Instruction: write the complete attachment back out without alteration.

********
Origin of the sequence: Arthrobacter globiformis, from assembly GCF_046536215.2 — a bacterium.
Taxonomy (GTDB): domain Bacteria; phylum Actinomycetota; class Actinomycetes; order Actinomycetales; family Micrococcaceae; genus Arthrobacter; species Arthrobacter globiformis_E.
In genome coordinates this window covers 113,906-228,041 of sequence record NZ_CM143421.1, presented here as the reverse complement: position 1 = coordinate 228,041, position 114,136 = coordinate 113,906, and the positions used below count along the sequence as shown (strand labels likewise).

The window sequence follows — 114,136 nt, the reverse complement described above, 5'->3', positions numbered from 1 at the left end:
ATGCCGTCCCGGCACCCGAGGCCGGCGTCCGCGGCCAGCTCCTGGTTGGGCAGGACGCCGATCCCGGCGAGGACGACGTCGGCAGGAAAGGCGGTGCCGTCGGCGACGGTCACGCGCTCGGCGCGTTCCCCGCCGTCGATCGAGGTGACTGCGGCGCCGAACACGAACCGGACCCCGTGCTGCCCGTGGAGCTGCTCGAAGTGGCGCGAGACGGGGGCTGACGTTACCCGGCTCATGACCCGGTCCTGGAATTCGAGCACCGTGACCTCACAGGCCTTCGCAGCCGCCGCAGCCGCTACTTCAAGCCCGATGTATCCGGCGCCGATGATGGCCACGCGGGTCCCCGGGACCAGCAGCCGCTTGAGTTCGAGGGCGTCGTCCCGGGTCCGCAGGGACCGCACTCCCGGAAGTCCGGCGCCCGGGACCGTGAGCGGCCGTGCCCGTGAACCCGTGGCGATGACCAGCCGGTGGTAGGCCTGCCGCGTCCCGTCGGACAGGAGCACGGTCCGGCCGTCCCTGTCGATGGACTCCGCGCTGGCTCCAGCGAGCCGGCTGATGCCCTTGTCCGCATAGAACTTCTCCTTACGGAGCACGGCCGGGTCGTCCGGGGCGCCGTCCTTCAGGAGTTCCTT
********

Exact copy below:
Origin of the sequence: Arthrobacter globiformis, from assembly GCF_046536215.2 — a bacterium.
Taxonomy (GTDB): domain Bacteria; phylum Actinomycetota; class Actinomycetes; order Actinomycetales; family Micrococcaceae; genus Arthrobacter; species Arthrobacter globiformis_E.
In genome coordinates this window covers 113,906-228,041 of sequence record NZ_CM143421.1, presented here as the reverse complement: position 1 = coordinate 228,041, position 114,136 = coordinate 113,906, and the positions used below count along the sequence as shown (strand labels likewise).

The window sequence follows — 114,136 nt, the reverse complement described above, 5'->3', positions numbered from 1 at the left end:
ATGCCGTCCCGGCACCCGAGGCCGGCGTCCGCGGCCAGCTCCTGGTTGGGCAGGACGCCGATCCCGGCGAGGACGACGTCGGCAGGAAAGGCGGTGCCGTCGGCGACGGTCACGCGCTCGGCGCGTTCCCCGCCGTCGATCGAGGTGACTGCGGCGCCGAACACGAACCGGACCCCGTGCTGCCCGTGGAGCTGCTCGAAGTGGCGCGAGACGGGGGCTGACGTTACCCGGCTCATGACCCGGTCCTGGAATTCGAGCACCGTGACCTCACAGGCCTTCGCAGCCGCCGCAGCCGCTACTTCAAGCCCGATGTATCCGGCGCCGATGATGGCCACGCGGGTCCCCGGGACCAGCAGCCGCTTGAGTTCGAGGGCGTCGTCCCGGGTCCGCAGGGACCGCACTCCCGGAAGTCCGGCGCCCGGGACCGTGAGCGGCCGTGCCCGTGAACCCGTGGCGATGACCAGCCGGTGGTAGGCCTGCCGCGTCCCGTCGGACAGGAGCACGGTCCGGCCGTCCCTGTCGATGGACTCCGCGCTGGCTCCAGCGAGCCGGCTGATGCCCTTGTCCGCATAGAACTTCTCCTTACGGAGCACGGCCGGGTCGTCCGGGGCGCCGTCCTTCAGGAGTTCCTT